The Splendor Before the Dark by Margaret George

The Splendor Before the Dark

Margaret George

In the tenth year of Nero's reign, a terrifying prophecy comes to pass and a fire engulfs Rome. Nero vows to rebuild it as a city that will stun the world. But there are those who find his rampant quest for glory dangerous.

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Nero’s ascent to the throne was only the beginning....Now Margaret George, the author of The Confessions of Young Nero, weaves a web of politics and passion, as ancient Rome’s most infamous emperor cements his place in history.

With the beautiful and cunning Poppaea at his side, Nero commands the Roman empire, ushering in an unprecedented era of artistic and cultural splendor. Although he has yet to produce an heir, his power is unquestioned.

But in the tenth year of his reign, a terrifying prophecy comes to pass and a fire engulfs Rome, reducing entire swaths of the city to rubble. Rumors of Nero’s complicity in the blaze start to sow unrest among the populace—and the politicians....

For better or worse, Nero knows that his fate is now tied to Rome’s—and he vows to rebuild it as a city that will stun the world. But there are those who find his rampant quest for glory dangerous. Throughout the empire, false friends and spies conspire against him, not understanding what drives him to undertake the impossible.

Nero will either survive and be the first in his family to escape the web of betrayals that is the Roman court, or be ensnared and remembered as the last radiance of the greatest dynasty the world has ever known.

 “A resplendent novel filled with the gilt and marble of the ancient world.”—C. W. Gortner, author of The Romanov Empress

Advance Galley Reviews

The Splendor Before the Dark by Margaret George is the second of her books about Emperor Nero. The first book told the story of the child caught up in the palace intrigue from his very birth. This book is the story behind "Nero fiddled while Rome burned." Both books portray the emperor as a sympathetic character. An innocent child is much easier to depict as sympathetic versus a grown adult making choices, making this one a tougher sell. See my complete review at Reviewed for Penguin First to Read program.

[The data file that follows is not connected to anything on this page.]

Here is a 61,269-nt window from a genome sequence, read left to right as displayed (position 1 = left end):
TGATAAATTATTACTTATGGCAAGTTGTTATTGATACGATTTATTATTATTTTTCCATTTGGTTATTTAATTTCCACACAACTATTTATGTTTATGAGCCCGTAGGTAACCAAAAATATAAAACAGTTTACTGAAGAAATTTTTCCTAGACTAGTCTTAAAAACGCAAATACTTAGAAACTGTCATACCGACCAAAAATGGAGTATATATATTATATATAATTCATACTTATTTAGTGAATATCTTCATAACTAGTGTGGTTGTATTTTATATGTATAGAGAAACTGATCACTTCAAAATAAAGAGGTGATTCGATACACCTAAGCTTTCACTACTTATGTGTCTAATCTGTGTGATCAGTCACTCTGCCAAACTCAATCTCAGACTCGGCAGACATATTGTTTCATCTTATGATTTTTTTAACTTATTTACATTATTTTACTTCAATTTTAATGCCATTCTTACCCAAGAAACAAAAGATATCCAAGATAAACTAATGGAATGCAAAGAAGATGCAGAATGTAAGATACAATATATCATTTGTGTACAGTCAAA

In “The Confessions of a Young Nero”, Margaret George introduces the reader to a Nero that is not at all like that portrayed in other books and taught in history classes. He’s a young man who enjoys partaking in sport and artistic endeavors. His mother’s ambition makes him the emperor of Rome. This book continues Nero’s story and starts with the famous burning of Rome. While Nero helps in organizing fire brigades, rumors start that Nero set the fire so that he could play the cithara while Rome burned around him. This is just one of many rumors that is spread by Nero’s enemies. The rumor mill remains unchecked while Nero goes to Greece for a year to compete in the Olympics. His absence also gives strength to his enemies. After reading these two books, I believe the Nero and the Roman Empire would have been better off if Nero had just been left to be a rich, young man who followed his artistic and athletic whims and not emperor of the Rome.

This author and I are just not compatible. I should have known better than to try this book since I didn’t manage to get through the author’s first book about Nero. Unfortunately, I just don’t enjoy her writing style and the same factors that bothered me in the first book still bothered me. The first person narration leads to a lot of telling rather than showing. The author obviously did a lot of research, but the mix of extensive physical descriptions and imagined feelings and conversations didn’t work for me. I was also not pleased with the complete reimagining of Nero’s character and behavior. Here we have Nero as noble real estate developer. At least now I know not to attempt this author again. I received a free copy of this book from the publisher.